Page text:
I recently had some bad experiences with a Priest in a small parish who was clearly very modern thinking and told me I was wasting his time (more or less) and that I was abusing the Sacrament (he gave me that impression) telling me that I was wrong to Confess my sins every week and to doubt I had made good Confessions and accuse myself of so many things that I should not be Confessing to him & more or less indirectly said "why are you here?". I am so used to just stating my sins one by one- the most serious first but this Priest would make a comment after each sin & then when I continued he said "you are not listening to me, are you even bothered by what I am saying. why are you here if you won't listen to me" I had never had experience like this- I explained I was not used to such a style of Confession and usually Confess in the manner as I explained (I have confessed to 100s of Priests and never had this experience in the same way) I don't judge this Priest- he told me some home truths that I needed to hear.

I went to another smaller parish a few weeks later (I confess every week) and had a very similar experience with some more or less "unsympathetic" Priest yet he gave true advice and home truths. I find this very difficult as I am so used to kneeling in the old box and just telling my sins- a small word of advice and then absolution- I find it almost difficult to Confess in the modern style. I am in the process of joining a religious order and this Priest who was very similar to the one I previously described told me not to bother "why bother, there's no point in your case" he told me I was too hard on myself and punished myself for everything and couldn't be a good religious as I would always been doing wrong and couldn't love people as a religious because I couldn't love myself.

I listened to what he said and I promised I would try to correct myself and try harder yet I felt such consolation and peace when I returned to my regular box for a Traditional style confession behind the screen where I told my sins without being told I am taking too long or accusing myself incorrectly or confessing too much- was given great very simple advice and then given absolution- I am far more comfortable with that. I think some Priests (I hate to critise but it's true) see themselves more as councilors than confessors nowadays and don't always allow people to fully confess their sins & accuse themselves properly.

Don't worry you have tried hard, confessed your sins- worried you were in error not to speak your sins during the absolution and attempted to sort this out- you did the right thing in this case and don't let anyone tell you that you were wrong.

There is a Church teaching called Supplet Ecclesia which is Latin for "The Church Supplies" and it means that if you truly forget to Confess a certain sin, even if it is mortal then if you have truly forgotten not to confess your sins the absolution counts for those sins too because the Church has supplied the power to absolve those sins too- even if you remember them after your confession- as long as you weren't aware you had forgotten them at the time then they are forgiven anyway. However, in this case you remembered your sins meaning that Supplet Ecclesia would not cover you- therefore you did right in making this clear in your next Confession. I would advice you in future to say at the end of your Confession "and for these sins and any sins that have escaped my memory through lack of forgetfulness, understanding or explanation I humbly ask your pardon"- that covers you and ensures that Supplet Ecclesia will take place and is what your are Traditionally supposed to say after accusing yourself of your sins. Sorry for a LONG answer but I really hope that it helps. :thumbsup:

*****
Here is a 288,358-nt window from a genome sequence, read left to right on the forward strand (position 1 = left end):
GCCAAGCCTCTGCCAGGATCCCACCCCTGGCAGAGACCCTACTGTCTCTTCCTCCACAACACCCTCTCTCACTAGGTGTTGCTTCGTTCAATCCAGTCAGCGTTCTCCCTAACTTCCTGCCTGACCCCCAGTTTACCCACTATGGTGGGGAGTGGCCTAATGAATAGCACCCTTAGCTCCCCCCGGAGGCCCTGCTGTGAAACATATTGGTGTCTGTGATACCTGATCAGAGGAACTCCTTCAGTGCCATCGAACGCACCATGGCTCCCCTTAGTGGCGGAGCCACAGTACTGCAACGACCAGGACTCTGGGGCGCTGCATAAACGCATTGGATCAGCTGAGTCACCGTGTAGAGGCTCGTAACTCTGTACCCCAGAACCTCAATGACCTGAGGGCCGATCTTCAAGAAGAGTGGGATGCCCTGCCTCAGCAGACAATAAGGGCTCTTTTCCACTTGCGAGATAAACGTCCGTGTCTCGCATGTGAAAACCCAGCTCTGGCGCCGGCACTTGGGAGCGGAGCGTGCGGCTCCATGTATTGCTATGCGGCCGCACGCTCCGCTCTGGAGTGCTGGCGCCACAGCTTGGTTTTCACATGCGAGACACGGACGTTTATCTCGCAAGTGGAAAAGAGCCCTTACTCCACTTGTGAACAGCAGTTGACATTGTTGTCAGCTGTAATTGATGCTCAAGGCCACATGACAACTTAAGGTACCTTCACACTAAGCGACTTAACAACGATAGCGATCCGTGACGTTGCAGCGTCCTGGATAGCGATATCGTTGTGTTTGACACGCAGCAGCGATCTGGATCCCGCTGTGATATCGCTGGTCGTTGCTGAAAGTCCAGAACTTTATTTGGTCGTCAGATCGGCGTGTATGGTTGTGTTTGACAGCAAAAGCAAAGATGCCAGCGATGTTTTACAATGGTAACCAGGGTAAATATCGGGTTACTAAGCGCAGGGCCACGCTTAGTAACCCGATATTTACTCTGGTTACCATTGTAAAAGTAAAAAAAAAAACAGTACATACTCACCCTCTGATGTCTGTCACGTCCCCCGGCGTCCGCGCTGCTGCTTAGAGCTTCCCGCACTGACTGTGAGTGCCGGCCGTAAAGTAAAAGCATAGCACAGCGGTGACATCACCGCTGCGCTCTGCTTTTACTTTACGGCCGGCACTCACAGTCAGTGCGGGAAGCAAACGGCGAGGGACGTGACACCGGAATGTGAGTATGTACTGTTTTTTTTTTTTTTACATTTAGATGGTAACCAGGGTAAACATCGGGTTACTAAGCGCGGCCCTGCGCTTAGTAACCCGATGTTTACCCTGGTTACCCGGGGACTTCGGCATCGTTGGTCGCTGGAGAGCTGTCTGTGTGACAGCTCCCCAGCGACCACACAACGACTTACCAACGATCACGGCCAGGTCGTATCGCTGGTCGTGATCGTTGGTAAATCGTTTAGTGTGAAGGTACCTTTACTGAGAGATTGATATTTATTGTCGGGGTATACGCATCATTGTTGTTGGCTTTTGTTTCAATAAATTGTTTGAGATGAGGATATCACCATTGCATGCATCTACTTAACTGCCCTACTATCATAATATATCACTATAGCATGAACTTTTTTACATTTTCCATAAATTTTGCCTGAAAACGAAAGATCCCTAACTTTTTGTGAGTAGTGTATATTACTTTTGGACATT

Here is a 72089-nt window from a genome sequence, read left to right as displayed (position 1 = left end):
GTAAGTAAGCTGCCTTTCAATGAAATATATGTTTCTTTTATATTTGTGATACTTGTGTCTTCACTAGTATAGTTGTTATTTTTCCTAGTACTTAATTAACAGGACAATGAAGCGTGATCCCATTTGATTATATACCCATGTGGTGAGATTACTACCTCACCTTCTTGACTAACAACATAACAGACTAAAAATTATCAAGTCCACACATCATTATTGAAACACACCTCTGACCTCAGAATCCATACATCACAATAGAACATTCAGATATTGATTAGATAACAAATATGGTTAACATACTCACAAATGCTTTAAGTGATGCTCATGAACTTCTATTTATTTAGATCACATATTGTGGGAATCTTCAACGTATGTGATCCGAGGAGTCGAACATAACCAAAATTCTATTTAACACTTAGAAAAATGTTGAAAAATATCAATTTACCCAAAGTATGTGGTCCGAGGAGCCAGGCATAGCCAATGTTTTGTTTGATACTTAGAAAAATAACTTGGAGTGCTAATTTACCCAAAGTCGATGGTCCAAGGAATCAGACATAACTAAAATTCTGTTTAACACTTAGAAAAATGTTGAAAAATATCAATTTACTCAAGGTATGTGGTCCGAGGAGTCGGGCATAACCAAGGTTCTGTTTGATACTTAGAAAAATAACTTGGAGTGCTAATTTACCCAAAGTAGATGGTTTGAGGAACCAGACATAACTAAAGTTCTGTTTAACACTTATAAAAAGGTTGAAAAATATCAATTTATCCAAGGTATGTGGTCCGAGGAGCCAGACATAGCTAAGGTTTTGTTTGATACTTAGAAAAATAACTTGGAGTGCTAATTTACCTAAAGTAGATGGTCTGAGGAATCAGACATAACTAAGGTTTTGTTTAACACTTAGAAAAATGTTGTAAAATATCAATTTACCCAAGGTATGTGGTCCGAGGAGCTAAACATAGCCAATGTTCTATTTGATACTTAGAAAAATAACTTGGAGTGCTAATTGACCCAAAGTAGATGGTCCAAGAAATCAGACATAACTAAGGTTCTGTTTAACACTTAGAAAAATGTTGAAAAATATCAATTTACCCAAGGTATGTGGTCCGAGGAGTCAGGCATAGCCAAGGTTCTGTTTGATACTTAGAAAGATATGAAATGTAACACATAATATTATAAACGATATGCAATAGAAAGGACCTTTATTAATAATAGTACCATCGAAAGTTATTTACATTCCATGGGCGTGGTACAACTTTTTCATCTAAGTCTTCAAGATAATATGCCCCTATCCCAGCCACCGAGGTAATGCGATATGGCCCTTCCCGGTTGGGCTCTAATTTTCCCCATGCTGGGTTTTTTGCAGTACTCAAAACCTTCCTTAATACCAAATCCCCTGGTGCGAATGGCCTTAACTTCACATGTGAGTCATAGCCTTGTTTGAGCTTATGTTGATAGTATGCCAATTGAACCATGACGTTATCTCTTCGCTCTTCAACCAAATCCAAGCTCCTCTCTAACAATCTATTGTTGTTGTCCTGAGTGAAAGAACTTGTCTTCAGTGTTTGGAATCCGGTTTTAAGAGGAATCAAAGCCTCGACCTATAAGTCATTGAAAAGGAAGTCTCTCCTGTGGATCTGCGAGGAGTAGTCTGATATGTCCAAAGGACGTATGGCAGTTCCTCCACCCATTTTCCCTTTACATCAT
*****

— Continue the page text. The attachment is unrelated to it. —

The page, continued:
#14

[quote="sjcath45, post:1, topic:333765"]
I just went to Confession today, and right as the priest was beginning the formula for absolution, I realized that I truly had left out an important detail concerning a sin I confessed. I thought about interrupting to tell the priest, which I've done before, but I kept going back in forth in my head rapidly thinking, "Should I interrupt or is it that big of a deal?" Then, he got to the more necessary part of the absolution, and I just kept my lips shut. As soon as I went for the door, I thought, "Man, I should have spoken up. Why didn't I? I'm going to regret this." I went back to the priest and said, "Fr., my mind isn't at peace, I don't think I confessed with sufficient detail." So, I re-confessed my sins. But, after leaving the church, I remembered two other serious sins that I completely forgot to confess, and I realized that I hadn't even mentioned making an invalid confession within the context of the Confession itself. So, I went on with my day hoping that I could go back to Confession some time soon. Thankfully, another church was having Confessions in the later afternoon, so I went. I entered the Confessional saying, "Father, I actually went to Confession once today, realized that I gave insufficient detail right as the priest was beginning absolution, and I hesitated to interrupt, so I think I made a sacrilegious Confession." He told me it was not, but I still wanted to Confess at least that I hesitated to interrupt with an important detail (if that's necessary). I proceeded to tell him that there were two sins that I completely forgot to Confess. He told me that they were already forgiven, so he was just going to give me a blessing instead. But, I said, "But, Fr., I've read that you still have to confess forgotten sins." He insisted that you did not since it's already forgiven. But, I said, "Fr., can I just bring them to Confession now." He replied, "Do you understand me? You do not need to Confess them. They were already forgiven." I will admit that I have some scrupulosity that I wrestle with from time to time. I felt kind of anxious at this point, so I finally said, "Yes Fr., but can I at least confess sins that I have committed since my last Confession?" He allowed me, so I did confess some venial sins. Then, I said, "And, I also committed these sins... [which I told him... then saying:] which I forgot to Confess in my last Confession." He asked, "Those were sins that you committed before your last Confession?" Then, I panicked that he might become angry with me for this, so I quickly thought of something to add quickly to this and said, "and I think that pondering over those sins may have caused temptations for me today." That wasn't exactly true, which I felt bad about later, but I guess I just panicked. He then almost seemed to have sighed a little and told me to pray a Hail Mary. He then gave me absolution.